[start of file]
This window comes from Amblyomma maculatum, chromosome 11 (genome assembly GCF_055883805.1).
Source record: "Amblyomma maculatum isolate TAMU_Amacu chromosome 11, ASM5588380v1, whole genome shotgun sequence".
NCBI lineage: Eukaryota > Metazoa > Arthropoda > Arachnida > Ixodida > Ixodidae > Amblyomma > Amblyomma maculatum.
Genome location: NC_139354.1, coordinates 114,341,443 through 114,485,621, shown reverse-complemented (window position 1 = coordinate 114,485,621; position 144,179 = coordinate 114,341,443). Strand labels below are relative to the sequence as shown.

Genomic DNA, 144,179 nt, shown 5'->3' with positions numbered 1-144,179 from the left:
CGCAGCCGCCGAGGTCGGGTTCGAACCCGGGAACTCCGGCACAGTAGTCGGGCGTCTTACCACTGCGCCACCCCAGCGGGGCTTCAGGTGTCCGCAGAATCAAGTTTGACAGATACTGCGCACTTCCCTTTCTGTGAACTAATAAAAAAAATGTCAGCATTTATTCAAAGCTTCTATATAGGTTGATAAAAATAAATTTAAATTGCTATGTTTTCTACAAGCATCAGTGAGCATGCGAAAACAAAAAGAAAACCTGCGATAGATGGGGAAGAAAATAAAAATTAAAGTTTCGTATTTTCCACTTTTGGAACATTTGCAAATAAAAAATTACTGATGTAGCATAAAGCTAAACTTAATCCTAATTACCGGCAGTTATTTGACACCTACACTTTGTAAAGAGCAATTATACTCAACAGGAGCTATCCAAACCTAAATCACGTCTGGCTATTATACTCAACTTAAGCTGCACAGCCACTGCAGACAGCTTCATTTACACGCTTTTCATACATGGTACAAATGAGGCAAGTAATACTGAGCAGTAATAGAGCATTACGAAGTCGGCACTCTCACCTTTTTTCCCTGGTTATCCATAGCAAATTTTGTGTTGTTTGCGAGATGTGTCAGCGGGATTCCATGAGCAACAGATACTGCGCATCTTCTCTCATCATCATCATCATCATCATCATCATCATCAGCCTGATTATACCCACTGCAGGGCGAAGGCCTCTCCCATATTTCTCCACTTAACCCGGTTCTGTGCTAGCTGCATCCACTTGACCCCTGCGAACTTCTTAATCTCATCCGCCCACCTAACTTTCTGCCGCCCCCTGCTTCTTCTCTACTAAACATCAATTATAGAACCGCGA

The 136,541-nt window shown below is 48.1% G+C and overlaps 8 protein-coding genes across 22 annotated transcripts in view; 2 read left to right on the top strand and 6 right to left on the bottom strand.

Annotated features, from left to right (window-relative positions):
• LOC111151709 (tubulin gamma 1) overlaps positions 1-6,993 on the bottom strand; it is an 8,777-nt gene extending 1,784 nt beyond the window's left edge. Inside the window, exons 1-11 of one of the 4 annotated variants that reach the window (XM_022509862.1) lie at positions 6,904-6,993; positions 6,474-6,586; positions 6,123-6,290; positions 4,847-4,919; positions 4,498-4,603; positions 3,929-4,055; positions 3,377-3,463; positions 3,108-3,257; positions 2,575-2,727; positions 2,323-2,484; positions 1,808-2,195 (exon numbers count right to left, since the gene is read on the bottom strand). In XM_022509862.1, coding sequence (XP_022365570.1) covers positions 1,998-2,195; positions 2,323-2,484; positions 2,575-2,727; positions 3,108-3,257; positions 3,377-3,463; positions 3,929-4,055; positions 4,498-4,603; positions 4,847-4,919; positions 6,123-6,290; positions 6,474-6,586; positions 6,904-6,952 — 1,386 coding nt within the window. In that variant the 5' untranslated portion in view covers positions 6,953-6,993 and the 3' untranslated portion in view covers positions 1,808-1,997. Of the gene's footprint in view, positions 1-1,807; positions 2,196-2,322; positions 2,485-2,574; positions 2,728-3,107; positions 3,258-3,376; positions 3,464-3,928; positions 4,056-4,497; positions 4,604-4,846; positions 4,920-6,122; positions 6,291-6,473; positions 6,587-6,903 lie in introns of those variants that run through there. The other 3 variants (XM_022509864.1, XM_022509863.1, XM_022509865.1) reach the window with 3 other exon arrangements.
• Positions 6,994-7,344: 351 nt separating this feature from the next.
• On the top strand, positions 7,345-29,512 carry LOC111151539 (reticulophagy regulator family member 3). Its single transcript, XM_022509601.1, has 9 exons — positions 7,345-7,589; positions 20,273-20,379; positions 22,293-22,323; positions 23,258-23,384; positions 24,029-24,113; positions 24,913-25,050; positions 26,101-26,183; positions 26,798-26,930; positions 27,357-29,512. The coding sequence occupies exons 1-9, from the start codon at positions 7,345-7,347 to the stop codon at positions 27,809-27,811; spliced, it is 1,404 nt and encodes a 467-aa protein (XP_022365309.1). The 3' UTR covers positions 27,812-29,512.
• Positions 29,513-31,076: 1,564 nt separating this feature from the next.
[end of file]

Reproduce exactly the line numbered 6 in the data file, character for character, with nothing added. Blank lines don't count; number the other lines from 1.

CGCAGCCGCCGAGGTCGGGTTCGAACCCGGGAACTCCGGCACAGTAGTCGGGCGTCTTACCACTGCGCCACCCCAGCGGGGCTTCAGGTGTCCGCAGAATCAAGTTTGACAGATACTGCGCACTTCCCTTTCTGTGAACTAATAAAAAAAATGTCAGCATTTATTCAAAGCTTCTATATAGGTTGATAAAAATAAATTTAAATTGCTATGTTTTCTACAAGCATCAGTGAGCATGCGAAAACAAAAAGAAAACCTGCGATAGATGGGGAAGAAAATAAAAATTAAAGTTTCGTATTTTCCACTTTTGGAACATTTGCAAATAAAAAATTACTGATGTAGCATAAAGCTAAACTTAATCCTAATTACCGGCAGTTATTTGACACCTACACTTTGTAAAGAGCAATTATACTCAACAGGAGCTATCCAAACCTAAATCACGTCTGGCTATTATACTCAACTTAAGCTGCACAGCCACTGCAGACAGCTTCATTTACACGCTTTTCATACATGGTACAAATGAGGCAAGTAATACTGAGCAGTAATAGAGCATTACGAAGTCGGCACTCTCACCTTTTTTCCCTGGTTATCCATAGCAAATTTTGTGTTGTTTGCGAGATGTGTCAGCGGGATTCCATGAGCAACAGATACTGCGCATCTTCTCTCATCATCATCATCATCATCATCATCATCATCAGCCTGATTATACCCACTGCAGGGCGAAGGCCTCTCCCATATTTCTCCACTTAACCCGGTTCTGTGCTAGCTGCATCCACTTGACCCCTGCGAACTTCTTAATCTCATCCGCCCACCTAACTTTCTGCCGCCCCCTGCTTCTTCTCTACTAAACATCAATTATAGAACCGCGA